Response to Vahrenholt and Luning

Also published at My view on climate change.

In their reply to our criticisms, Prof Fritz Vahrenholt and Dr Sebastian Lüning exhibit a misunderstanding of various key aspects of climate science. Their claim, that mainstream science is radically wrong, is unfounded and not backed up by sufficiently strong evidence. In our response, also published at EER, we only focused on a few selected issues of contention. Here we reply to all of Vahrenholt’s and Lüning’s arguments and allegations.

However, the observations show that both surface temperatures as well as ocean heat content started to increase (during the 1970s and 80s) long after solar activity had reached its plateau (during the 1950s). This is inconsistent with a lagged response to the sun, as suggested by Vahrenholt and Lüning. The relatively steady rate of warming of both ocean and atmosphere over the past four decades indicates that this must be caused by another process. The sun cannot be responsible for the warming of the past four decades, irrespective of how strongly one wishes to amplify its effect.

Updated graphic of total heat content from Church et al 2011

Vahrenholt and Lüning cite the work of Solanki and co-authors in support of their claim. However, Solanki et al made the same point as we do: "This comparison shows without requiring any recourse to modeling that since roughly 1970 the solar influence on climate (through the channels considered here) cannot have been dominant" (Solanki et al., 2003), and: "Although the rarity of the current episode of high average sunspot numbers may indicate that the Sun has contributed to the unusual climate change during the twentieth century, we point out that solar variability is unlikely to have been the dominant cause of the strong warming during the past three decades." (Solanki et al., 2004, referring to their 2003 paper). This is just one of many examples where Vahrenholt and Lüning misinterpret what is written in the literature in order to bolster their point of view.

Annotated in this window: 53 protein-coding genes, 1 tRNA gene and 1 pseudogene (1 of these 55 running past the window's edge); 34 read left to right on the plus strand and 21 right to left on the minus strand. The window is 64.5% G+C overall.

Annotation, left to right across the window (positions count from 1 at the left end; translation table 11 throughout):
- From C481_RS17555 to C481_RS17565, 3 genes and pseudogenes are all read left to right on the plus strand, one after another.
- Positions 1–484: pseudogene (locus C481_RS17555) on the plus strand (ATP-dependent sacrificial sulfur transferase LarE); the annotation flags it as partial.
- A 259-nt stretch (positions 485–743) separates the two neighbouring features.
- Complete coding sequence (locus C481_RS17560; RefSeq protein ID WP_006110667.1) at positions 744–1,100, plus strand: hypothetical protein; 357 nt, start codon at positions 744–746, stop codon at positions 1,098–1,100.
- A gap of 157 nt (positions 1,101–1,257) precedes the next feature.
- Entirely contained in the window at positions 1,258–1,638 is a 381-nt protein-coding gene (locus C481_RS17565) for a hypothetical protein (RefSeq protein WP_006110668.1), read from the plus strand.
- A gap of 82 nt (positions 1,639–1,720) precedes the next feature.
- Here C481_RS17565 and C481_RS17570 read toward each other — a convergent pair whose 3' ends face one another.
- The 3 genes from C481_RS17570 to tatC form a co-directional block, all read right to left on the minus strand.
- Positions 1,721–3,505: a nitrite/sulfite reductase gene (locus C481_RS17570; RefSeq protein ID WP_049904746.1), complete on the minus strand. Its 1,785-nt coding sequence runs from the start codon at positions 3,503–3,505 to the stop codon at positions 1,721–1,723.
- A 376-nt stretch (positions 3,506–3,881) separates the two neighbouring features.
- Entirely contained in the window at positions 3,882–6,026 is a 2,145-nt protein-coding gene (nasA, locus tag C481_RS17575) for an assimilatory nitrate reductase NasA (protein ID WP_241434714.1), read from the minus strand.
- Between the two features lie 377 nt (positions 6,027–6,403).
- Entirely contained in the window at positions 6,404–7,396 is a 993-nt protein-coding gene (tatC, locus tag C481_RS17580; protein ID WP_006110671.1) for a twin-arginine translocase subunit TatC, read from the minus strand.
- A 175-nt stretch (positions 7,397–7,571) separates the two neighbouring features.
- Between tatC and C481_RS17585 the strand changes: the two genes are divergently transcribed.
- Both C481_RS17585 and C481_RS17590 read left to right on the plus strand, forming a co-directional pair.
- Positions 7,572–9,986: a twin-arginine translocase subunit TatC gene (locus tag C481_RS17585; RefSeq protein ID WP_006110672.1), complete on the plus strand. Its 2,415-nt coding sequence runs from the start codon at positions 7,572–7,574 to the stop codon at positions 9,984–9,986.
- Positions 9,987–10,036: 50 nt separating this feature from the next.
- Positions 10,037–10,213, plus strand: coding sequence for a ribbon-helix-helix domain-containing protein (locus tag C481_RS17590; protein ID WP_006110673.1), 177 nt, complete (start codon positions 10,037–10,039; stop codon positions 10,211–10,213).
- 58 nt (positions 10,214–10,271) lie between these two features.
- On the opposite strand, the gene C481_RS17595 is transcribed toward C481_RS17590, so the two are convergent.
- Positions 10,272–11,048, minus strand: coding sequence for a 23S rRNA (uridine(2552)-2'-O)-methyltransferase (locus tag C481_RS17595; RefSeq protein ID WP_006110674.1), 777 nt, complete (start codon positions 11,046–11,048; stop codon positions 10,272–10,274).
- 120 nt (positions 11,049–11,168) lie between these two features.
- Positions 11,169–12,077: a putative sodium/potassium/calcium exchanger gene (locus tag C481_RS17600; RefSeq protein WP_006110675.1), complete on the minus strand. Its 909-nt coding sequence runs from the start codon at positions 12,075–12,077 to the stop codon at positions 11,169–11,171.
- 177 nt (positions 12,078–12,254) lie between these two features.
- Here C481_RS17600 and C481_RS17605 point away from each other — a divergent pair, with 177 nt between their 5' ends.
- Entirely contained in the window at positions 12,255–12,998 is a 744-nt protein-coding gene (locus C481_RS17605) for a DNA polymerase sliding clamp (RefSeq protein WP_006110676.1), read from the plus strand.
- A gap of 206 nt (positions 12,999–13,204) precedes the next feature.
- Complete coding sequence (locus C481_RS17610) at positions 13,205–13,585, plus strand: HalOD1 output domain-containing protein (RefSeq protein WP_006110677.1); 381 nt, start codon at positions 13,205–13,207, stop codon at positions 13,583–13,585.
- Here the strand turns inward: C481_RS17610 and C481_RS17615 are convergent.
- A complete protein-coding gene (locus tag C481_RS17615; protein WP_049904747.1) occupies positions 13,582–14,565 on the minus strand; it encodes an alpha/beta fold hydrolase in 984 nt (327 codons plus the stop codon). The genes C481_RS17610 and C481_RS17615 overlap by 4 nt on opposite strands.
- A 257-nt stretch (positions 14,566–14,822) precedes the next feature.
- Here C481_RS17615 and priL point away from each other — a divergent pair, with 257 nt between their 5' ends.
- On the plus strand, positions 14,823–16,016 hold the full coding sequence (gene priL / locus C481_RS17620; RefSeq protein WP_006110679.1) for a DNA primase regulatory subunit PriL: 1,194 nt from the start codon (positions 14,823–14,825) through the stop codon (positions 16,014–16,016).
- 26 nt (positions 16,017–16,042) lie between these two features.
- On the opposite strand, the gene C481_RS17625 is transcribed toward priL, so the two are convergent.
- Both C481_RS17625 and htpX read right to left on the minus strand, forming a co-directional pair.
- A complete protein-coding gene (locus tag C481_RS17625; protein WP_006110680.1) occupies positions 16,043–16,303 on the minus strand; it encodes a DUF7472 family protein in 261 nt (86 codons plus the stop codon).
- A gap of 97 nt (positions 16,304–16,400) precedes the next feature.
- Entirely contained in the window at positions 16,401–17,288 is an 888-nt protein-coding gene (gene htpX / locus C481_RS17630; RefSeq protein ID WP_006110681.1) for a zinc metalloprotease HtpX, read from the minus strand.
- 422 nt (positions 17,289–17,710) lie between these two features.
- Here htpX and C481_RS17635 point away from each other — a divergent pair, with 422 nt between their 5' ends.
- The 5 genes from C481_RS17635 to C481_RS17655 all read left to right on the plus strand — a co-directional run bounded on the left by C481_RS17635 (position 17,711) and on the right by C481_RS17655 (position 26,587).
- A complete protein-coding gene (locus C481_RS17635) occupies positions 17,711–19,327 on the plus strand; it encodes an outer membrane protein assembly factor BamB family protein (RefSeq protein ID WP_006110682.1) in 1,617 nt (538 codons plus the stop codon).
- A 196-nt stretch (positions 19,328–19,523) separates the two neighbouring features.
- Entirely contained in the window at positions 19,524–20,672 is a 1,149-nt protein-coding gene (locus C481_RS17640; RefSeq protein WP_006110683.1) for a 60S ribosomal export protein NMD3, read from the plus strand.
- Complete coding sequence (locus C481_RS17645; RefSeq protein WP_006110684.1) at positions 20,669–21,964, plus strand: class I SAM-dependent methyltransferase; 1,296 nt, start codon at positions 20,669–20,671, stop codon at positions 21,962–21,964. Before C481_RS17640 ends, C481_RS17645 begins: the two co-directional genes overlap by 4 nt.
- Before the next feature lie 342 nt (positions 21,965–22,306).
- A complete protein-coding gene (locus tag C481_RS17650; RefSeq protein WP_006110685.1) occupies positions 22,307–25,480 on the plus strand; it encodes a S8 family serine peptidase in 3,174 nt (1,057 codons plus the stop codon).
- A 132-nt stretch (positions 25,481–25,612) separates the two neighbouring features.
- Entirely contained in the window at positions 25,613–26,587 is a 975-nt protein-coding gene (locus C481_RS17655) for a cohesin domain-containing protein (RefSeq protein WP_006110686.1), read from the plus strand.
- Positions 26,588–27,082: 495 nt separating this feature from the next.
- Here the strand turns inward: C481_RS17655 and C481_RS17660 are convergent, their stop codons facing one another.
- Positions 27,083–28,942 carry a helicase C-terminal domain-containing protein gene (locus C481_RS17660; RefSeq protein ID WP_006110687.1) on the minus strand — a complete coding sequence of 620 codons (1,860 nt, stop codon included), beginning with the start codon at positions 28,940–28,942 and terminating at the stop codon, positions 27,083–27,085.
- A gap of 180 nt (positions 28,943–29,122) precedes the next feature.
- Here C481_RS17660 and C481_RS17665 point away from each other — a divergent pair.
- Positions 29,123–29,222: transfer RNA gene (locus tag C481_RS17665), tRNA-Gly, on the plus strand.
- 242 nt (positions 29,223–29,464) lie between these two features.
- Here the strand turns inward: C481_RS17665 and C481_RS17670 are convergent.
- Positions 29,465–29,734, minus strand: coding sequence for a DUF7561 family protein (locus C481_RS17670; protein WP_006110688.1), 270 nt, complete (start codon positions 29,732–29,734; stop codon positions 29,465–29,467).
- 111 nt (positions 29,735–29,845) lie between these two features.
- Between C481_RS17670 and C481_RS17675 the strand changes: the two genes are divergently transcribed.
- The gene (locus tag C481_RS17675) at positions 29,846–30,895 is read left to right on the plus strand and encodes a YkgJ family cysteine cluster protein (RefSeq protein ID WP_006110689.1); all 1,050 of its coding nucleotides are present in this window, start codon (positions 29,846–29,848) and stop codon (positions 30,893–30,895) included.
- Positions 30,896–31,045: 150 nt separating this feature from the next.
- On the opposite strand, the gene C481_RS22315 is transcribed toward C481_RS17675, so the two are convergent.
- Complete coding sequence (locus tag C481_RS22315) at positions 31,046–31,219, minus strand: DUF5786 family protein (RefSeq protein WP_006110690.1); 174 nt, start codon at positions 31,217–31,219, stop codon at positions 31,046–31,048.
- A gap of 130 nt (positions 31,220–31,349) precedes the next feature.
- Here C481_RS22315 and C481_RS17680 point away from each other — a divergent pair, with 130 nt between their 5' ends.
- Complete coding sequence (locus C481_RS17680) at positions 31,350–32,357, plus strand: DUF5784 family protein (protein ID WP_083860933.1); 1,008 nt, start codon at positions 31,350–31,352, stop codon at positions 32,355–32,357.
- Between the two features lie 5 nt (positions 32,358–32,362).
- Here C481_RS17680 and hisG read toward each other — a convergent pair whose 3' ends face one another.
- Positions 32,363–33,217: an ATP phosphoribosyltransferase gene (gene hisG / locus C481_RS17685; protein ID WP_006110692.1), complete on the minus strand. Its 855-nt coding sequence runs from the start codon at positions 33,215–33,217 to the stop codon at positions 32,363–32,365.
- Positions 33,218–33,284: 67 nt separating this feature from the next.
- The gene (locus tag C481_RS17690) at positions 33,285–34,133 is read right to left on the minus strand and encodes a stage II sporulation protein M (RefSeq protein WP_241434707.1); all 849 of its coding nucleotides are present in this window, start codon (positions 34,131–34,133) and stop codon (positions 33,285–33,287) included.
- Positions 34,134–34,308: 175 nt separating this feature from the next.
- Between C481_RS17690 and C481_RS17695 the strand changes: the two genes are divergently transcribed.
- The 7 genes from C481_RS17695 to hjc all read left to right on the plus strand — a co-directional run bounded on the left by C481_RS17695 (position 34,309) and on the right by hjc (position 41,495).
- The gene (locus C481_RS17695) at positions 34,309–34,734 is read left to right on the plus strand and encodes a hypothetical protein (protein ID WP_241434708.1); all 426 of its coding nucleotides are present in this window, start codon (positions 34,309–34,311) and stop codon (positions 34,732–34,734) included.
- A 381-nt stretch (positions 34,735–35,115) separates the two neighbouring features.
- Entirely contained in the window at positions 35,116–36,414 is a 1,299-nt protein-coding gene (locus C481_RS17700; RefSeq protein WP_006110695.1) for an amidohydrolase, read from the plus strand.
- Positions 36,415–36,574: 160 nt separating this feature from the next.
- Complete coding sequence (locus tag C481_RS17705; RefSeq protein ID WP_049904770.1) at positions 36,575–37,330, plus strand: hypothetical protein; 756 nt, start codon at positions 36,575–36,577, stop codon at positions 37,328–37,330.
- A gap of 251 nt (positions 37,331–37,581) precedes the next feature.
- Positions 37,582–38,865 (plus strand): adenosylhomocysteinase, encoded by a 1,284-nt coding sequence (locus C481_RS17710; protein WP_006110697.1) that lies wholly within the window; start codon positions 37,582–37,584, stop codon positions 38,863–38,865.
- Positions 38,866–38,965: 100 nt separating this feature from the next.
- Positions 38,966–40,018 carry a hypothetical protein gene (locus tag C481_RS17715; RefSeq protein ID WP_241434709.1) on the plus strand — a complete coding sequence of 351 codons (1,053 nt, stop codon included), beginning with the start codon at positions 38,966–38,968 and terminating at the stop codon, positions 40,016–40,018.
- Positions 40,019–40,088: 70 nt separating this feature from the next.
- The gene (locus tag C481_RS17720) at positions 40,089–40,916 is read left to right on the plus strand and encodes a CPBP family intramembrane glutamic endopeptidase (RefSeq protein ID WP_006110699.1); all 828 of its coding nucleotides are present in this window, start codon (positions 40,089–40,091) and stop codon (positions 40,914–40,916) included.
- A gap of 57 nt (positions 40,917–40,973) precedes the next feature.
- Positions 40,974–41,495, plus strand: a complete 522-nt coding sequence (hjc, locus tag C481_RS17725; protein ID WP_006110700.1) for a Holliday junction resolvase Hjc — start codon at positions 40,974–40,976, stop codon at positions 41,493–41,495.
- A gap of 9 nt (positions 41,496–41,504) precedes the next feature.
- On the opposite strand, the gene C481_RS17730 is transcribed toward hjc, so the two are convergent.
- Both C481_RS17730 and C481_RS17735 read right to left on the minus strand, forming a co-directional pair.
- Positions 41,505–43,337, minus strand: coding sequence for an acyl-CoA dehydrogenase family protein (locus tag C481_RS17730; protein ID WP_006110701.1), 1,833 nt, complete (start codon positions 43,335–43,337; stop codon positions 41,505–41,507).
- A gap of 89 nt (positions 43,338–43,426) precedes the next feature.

In short, Vahrenholt’s and Lüning’s reply does not change our conclusion: Their claim that “the contribution of CO2 to global warming is being exaggerated” does not stand up to scientific scrutiny. The sun is not responsible for the warming seen during the past 4 decades. Greenhouse gases in all likelihood are.

Climate changes in the deep past (going back hundreds of thousands or even millions of years) can not be explained, let alone quantitatively modeled, without a substantial warming effect from CO2. We invite readers to view this excellent talk by the American geologist Richard Alley. It's telling that no physics-based climate model has been developed that can simulate past and recent climate changes without a substantial warming effect from an increase in greenhouse gas concentrations. Wishing away the effects of CO2 is not enough in science; it needs to be quantitatively demonstrated.

Posted by Bart Verheggen on Tuesday, 26 June, 2012

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